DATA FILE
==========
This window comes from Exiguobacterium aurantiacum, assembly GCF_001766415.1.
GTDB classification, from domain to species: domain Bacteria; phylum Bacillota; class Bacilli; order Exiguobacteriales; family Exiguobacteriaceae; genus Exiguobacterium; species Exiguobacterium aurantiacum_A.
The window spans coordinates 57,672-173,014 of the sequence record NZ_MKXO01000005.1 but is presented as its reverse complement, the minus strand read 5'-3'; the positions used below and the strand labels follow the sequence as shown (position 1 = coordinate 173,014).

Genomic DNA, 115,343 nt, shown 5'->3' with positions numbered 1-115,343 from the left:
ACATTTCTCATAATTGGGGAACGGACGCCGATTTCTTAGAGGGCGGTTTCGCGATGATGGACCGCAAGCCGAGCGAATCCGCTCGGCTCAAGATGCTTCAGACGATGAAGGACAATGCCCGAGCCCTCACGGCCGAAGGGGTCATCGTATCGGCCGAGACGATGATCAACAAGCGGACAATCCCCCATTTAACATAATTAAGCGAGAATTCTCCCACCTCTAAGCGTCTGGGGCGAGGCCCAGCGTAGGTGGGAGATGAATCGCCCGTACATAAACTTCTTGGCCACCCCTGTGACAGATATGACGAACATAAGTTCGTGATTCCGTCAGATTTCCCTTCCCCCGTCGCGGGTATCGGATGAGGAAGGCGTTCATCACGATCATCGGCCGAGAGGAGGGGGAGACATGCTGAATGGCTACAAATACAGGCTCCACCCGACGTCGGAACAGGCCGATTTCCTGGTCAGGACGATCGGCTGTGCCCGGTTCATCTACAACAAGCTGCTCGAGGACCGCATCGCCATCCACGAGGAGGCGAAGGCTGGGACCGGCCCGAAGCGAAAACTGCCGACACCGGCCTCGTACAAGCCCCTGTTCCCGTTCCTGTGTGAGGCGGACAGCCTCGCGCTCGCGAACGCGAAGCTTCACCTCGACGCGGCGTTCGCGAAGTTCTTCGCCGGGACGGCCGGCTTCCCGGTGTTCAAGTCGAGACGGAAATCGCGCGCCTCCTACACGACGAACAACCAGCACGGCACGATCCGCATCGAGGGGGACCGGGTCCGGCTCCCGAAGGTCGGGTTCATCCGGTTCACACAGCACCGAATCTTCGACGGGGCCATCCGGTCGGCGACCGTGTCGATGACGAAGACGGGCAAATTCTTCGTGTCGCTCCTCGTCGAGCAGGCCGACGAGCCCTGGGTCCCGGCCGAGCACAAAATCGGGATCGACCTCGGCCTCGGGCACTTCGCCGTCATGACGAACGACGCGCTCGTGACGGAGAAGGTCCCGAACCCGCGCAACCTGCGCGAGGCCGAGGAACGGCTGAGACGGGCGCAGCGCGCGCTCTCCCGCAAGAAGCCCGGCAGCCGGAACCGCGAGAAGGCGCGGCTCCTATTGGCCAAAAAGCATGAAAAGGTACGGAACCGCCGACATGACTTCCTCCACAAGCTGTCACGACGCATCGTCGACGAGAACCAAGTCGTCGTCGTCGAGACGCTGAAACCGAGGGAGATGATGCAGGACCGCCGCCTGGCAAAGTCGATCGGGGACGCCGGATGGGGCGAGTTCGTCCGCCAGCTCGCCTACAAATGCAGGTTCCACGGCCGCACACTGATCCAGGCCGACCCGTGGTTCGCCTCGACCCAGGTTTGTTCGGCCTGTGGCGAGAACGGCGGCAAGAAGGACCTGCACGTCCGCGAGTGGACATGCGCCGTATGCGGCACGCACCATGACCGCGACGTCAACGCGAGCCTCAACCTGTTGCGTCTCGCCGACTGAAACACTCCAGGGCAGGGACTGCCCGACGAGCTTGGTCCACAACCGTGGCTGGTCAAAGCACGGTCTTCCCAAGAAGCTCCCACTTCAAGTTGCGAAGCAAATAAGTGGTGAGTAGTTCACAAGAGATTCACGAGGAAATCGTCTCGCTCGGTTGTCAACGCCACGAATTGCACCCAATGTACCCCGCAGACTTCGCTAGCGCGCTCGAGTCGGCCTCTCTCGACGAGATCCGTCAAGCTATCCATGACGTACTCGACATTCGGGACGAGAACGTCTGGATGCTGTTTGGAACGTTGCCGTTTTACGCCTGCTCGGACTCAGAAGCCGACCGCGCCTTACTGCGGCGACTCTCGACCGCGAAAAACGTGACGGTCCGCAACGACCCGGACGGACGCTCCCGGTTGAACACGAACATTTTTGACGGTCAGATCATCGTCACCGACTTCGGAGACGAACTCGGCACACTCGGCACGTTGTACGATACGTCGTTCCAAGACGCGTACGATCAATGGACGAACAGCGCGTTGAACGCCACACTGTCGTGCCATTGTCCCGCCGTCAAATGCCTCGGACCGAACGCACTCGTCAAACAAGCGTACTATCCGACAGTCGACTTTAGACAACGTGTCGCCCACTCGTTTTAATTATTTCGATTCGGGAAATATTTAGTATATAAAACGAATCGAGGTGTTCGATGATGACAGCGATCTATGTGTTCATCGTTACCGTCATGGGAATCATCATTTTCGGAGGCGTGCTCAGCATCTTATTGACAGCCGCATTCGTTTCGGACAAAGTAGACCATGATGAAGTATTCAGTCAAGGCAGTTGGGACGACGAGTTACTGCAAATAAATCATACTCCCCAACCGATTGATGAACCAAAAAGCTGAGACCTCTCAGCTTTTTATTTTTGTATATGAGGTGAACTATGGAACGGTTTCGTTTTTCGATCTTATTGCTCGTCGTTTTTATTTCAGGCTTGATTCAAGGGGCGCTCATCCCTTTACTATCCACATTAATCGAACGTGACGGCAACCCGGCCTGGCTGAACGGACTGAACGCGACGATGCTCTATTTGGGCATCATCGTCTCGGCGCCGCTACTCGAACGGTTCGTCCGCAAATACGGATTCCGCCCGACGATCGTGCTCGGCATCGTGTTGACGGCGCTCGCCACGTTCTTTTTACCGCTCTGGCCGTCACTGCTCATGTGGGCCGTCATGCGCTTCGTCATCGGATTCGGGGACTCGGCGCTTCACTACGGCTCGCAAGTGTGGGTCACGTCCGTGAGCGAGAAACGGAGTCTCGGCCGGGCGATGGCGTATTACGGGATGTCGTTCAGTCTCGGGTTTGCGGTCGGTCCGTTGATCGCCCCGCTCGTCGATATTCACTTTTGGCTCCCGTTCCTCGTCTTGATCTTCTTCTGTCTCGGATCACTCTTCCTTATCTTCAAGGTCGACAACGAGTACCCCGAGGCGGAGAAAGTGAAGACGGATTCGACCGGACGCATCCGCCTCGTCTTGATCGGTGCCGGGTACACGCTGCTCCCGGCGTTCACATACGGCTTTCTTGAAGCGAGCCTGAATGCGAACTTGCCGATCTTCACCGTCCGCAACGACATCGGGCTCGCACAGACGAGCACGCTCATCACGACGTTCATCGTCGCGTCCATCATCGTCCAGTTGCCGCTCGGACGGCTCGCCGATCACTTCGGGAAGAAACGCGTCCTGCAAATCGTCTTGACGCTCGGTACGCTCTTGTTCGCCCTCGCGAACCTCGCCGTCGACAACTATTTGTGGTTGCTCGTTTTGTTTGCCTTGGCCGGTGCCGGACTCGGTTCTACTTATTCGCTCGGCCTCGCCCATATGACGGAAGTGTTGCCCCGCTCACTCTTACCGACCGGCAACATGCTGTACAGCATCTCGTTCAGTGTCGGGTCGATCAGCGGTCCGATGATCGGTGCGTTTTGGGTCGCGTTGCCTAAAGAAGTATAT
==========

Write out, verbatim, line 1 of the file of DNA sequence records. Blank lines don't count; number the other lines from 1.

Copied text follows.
This window comes from Exiguobacterium aurantiacum, assembly GCF_001766415.1.